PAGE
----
greygirlbeast (greygirlbeast) wrote,
greygirlbeast
greygirlbeast

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Anatomy of a Purgative Limmerick

Yesterday was not a good writing day. It took me all afternoon to produce a measly 716 words on "Pickman's Other Model." The constant need to fact check (everything from the movie industry in 1920's Fort Lee, New Jersey to the geography of the Massachusetts North Shore) didn't help, and there was one paragraph I spent almost an hour on — writing it, rewriting it, re-rewriting it, trying to get the wording just right. The voice of this story does not bear much resemblance to the peculiar use of first-person narrative that Lovecraft employed in "Pickman's Model." It's far more reserved, as the character of Eliot, as i am choosing to write him, is quite a different person than was Thurber (the narrator of HPL's story). One neat thing, yesterday I discovered an unexpected overlap between Low Red Moon and "Pickman's Other Model," and, as it turns out, this story will provide a bit more history to Narcissa Snow's family. Anyway, hopefully today will go better. Truthfully, I should not have attempted such an ambitious short story when I have so many deadlines pressing in on me, but, damn it, this is what I want to be writing. Also, my thanks to derekcfpegritz for pointing me to a better e-text of "Pickman's Model" (at Wikisource).

So many things in my head this morning, I'm bound to forget something.

Yesterday, after the writing, UPS dropped (literally) a 45 lb. box of Tales of Pain and Wonder and Tails of Tales of Pain and Wonder onto our front porch. And now I have seen the 3rd edition of the collection, and it is beautiful, and I am extremely grateful to Bill Schafer at subpress for giving me another chance to get this book right. In particular, Richard A. Kirk's artwork is reproduced beautifully. It's just a gorgeous book, and if you haven't already ordered, I urge you to do so now, because soon it will be sold out once again, and, if you wish to own it, you'll have to resort to paying exorbitant eBay prices to people who are not me.

And I was extremely pleased that Christian Siriano won Project Runway 4. I just had to say that, because I am a fashion nerd (thank you, Diana Eng).

No walk yesterday, because I just wasn't up to the chilly wind. It's much warmer today, I'm glad to say.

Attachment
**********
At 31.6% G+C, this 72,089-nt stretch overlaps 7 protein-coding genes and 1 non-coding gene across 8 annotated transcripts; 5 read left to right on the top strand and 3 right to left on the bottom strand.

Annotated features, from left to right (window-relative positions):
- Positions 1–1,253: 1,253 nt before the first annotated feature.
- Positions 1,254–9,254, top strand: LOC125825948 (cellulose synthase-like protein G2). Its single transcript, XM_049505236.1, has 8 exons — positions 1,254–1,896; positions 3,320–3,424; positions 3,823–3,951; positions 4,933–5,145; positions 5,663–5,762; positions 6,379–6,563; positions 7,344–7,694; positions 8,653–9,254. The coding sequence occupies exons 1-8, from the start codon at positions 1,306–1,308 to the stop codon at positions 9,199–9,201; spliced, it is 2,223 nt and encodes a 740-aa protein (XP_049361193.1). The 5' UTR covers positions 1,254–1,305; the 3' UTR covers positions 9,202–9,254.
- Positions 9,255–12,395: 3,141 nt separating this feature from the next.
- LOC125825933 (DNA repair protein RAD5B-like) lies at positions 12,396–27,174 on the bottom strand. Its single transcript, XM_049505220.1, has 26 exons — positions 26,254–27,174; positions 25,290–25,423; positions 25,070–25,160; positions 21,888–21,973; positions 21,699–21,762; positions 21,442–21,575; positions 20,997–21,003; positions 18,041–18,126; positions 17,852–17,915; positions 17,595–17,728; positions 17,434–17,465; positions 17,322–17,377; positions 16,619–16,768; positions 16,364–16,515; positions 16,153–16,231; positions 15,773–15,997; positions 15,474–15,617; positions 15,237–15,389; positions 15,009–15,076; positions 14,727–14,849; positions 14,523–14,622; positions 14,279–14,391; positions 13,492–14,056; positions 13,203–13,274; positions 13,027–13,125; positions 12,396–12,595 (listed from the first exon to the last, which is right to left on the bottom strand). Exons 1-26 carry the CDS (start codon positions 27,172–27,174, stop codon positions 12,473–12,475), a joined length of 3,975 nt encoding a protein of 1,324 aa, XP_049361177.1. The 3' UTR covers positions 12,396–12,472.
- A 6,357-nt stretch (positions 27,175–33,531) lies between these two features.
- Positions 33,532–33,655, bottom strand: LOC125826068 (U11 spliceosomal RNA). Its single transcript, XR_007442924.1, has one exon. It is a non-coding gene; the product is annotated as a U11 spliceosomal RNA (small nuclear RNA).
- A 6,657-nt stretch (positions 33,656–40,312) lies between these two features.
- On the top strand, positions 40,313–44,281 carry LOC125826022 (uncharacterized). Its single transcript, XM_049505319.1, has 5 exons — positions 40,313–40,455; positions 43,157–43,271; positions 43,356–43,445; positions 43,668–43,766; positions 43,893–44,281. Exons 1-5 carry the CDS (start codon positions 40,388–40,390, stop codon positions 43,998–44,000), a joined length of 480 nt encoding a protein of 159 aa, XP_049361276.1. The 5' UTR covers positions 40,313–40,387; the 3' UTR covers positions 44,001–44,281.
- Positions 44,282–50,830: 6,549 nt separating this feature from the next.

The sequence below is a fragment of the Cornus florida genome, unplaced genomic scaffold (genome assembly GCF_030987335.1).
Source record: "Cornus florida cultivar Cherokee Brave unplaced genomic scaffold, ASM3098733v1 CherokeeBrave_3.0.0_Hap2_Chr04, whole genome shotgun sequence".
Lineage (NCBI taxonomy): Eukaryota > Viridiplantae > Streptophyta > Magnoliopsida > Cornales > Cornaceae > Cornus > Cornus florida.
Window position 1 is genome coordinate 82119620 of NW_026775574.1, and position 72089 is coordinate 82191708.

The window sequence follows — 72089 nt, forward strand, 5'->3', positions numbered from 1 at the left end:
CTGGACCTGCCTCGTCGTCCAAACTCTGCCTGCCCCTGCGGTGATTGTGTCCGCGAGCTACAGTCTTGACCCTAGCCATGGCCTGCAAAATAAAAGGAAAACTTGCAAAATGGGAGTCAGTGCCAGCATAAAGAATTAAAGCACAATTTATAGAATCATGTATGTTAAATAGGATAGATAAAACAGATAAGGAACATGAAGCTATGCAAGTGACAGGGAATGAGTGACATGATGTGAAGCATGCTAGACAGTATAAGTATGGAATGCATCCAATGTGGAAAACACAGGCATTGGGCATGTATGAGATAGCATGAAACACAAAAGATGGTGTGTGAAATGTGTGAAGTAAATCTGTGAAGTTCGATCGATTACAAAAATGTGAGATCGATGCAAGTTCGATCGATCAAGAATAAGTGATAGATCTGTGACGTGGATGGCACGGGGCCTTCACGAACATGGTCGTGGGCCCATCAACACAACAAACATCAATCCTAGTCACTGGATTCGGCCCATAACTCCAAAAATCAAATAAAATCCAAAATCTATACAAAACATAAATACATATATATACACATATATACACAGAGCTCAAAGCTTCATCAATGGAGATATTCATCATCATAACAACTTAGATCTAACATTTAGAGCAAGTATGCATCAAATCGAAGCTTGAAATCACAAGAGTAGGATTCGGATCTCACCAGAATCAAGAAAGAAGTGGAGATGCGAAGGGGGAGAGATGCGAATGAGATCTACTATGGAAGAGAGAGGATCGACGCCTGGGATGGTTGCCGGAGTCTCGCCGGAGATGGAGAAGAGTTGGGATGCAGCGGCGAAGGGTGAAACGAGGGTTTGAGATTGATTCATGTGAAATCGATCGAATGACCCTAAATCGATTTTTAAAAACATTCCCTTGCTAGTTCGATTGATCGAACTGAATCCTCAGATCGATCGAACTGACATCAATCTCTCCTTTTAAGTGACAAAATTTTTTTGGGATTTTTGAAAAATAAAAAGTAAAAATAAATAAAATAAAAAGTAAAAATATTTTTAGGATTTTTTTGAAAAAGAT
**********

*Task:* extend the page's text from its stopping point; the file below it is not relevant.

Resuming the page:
I'm considering (and I know this is a strange idea, bear with me) of establishing an rp group on Second Life to try rping through certain scenarios before I write them as vignettes or stories for Sirenia Digest. I'd probably call it "The Sirenia Players" (how could I not), and it would be a small group, no more than ten people, I think. Part of the great, untapped potential of SL is all the ways it can aid authors, and this would be another way of taking advantage of what it has to offer. To date, I have derived a number of pieces for the digest from SL rps, including "The Steam Dancer," Scene in the Museum (1896)," and "In the Dreamtime of Lady Resurrection". Anyway, speak up here or via email — greygirlbeast(at)gmail(dot)com — if you might be interested, and I'll keep you posted.

Also, you can now "See the Alternate Ending for I Am Legend That Was Too Satisfying for Test Audiences," courtesy New York Entertainment (my thanks to chris_walsh for pointing me to this). It's still not the right ending, but is an ending that follows logically and emotionally from the rest of the film, doesn't reinforce the myth that the military can save us from a doomsday of our own devising, and it is far, far preferable to what was shown in theatres. Of course, if you have not yet seen the film and want to, it's probably best not to watch this ending, as it is undeniably spoilerish. If only the practice of employing "test audiences" to aim films at the lowest common denominator (which is to say, the average audience) would go the way of the non-avian theropods...
Tags: low red moon, movies, project runway, second life, sirenia, spring, topaw
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